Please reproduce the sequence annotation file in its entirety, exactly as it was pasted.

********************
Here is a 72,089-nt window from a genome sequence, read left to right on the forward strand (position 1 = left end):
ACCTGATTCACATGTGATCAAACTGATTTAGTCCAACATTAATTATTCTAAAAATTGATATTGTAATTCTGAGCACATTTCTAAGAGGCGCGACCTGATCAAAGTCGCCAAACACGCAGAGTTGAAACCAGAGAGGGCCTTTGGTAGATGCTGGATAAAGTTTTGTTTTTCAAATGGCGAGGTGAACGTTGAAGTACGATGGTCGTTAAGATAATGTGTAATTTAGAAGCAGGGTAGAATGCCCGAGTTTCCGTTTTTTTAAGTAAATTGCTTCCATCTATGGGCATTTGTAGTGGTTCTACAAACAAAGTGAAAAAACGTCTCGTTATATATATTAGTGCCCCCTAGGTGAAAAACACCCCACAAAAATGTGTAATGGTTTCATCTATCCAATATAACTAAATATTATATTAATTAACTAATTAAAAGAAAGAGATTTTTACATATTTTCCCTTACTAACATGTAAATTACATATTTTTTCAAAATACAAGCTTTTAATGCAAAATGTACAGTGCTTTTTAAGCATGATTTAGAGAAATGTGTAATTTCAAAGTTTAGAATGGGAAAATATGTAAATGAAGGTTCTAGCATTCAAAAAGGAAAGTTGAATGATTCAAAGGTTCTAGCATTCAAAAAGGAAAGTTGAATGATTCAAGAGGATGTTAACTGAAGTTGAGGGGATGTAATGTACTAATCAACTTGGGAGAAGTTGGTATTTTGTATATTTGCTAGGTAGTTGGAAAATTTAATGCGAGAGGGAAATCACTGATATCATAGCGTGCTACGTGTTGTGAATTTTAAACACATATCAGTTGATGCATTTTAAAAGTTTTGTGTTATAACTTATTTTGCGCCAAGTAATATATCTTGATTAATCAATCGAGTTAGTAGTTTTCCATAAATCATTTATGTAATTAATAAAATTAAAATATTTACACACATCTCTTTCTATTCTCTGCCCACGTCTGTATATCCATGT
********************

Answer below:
Here is a 72,089-nt window from a genome sequence, read left to right on the forward strand (position 1 = left end):
ACCTGATTCACATGTGATCAAACTGATTTAGTCCAACATTAATTATTCTAAAAATTGATATTGTAATTCTGAGCACATTTCTAAGAGGCGCGACCTGATCAAAGTCGCCAAACACGCAGAGTTGAAACCAGAGAGGGCCTTTGGTAGATGCTGGATAAAGTTTTGTTTTTCAAATGGCGAGGTGAACGTTGAAGTACGATGGTCGTTAAGATAATGTGTAATTTAGAAGCAGGGTAGAATGCCCGAGTTTCCGTTTTTTTAAGTAAATTGCTTCCATCTATGGGCATTTGTAGTGGTTCTACAAACAAAGTGAAAAAACGTCTCGTTATATATATTAGTGCCCCCTAGGTGAAAAACACCCCACAAAAATGTGTAATGGTTTCATCTATCCAATATAACTAAATATTATATTAATTAACTAATTAAAAGAAAGAGATTTTTACATATTTTCCCTTACTAACATGTAAATTACATATTTTTTCAAAATACAAGCTTTTAATGCAAAATGTACAGTGCTTTTTAAGCATGATTTAGAGAAATGTGTAATTTCAAAGTTTAGAATGGGAAAATATGTAAATGAAGGTTCTAGCATTCAAAAAGGAAAGTTGAATGATTCAAAGGTTCTAGCATTCAAAAAGGAAAGTTGAATGATTCAAGAGGATGTTAACTGAAGTTGAGGGGATGTAATGTACTAATCAACTTGGGAGAAGTTGGTATTTTGTATATTTGCTAGGTAGTTGGAAAATTTAATGCGAGAGGGAAATCACTGATATCATAGCGTGCTACGTGTTGTGAATTTTAAACACATATCAGTTGATGCATTTTAAAAGTTTTGTGTTATAACTTATTTTGCGCCAAGTAATATATCTTGATTAATCAATCGAGTTAGTAGTTTTCCATAAATCATTTATGTAATTAATAAAATTAAAATATTTACACACATCTCTTTCTATTCTCTGCCCACGTCTGTATATCCATGT